Fast and Louche


The Ivy prep movement preserves a certain louche elegance and it is in this sartorial enclave that we often see our casual footwear of choice, the loafer, being used to best effect.

If its name does not already evoke it in good measure, the loafer recalls the heady New England afternoons that presuppose nothing more than idling around, looking dashingly nonchalant. After all, no footwear slips on quite as easily as a pair of suede moccasins, and once broken in, a pair of shell cordovan penny loafers is as comfortable as a sock. (No wonder, then, that Michael Jackson religiously stuck by them as his dance routine shoes.)

Looking dashingly nonchalant with a pair of louche loafers

Because it is constructed with long, balmy summer days in mind, loafers look wonderfully chic when worn sans socks – nothing says progressive post-Victorian liberal like a daring ankle flash. Quite important, then, is trouser length: while always advisable to keep the trouser break to a minimum, here it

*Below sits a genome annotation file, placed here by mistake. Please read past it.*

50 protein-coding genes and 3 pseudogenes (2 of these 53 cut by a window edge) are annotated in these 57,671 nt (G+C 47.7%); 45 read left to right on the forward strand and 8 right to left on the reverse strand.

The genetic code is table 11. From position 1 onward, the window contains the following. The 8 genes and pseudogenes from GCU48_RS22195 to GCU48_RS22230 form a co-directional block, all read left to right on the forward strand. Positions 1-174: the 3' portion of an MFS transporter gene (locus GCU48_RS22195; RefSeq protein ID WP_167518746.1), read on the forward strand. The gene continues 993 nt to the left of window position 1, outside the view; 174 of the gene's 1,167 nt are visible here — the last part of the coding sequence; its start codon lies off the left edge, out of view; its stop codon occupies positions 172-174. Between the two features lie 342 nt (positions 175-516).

is especially important to keep the trouser hems at most skimming the shoe’s uppers, not least to keep air flow to a maximum.

The casualness of loafers also means that this footwear is best paired with conventional summer materials and prints: linen, madras, seersucker and cotton chinos work particularly well with tassel, horse-bit and penny loafers.

Correspondingly, the deep, warm colours that loafers usually come in should be worn with lighter tones; it is for this reason that seersucker is a traditional match for chestnut or auburn loafers. The loafer lover automatically possesses a formidable dash of sprezzatura. After all, the good-for-nothing, loafer-wearing rake will always look perfectly dishevelled.

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Published 11th April 2016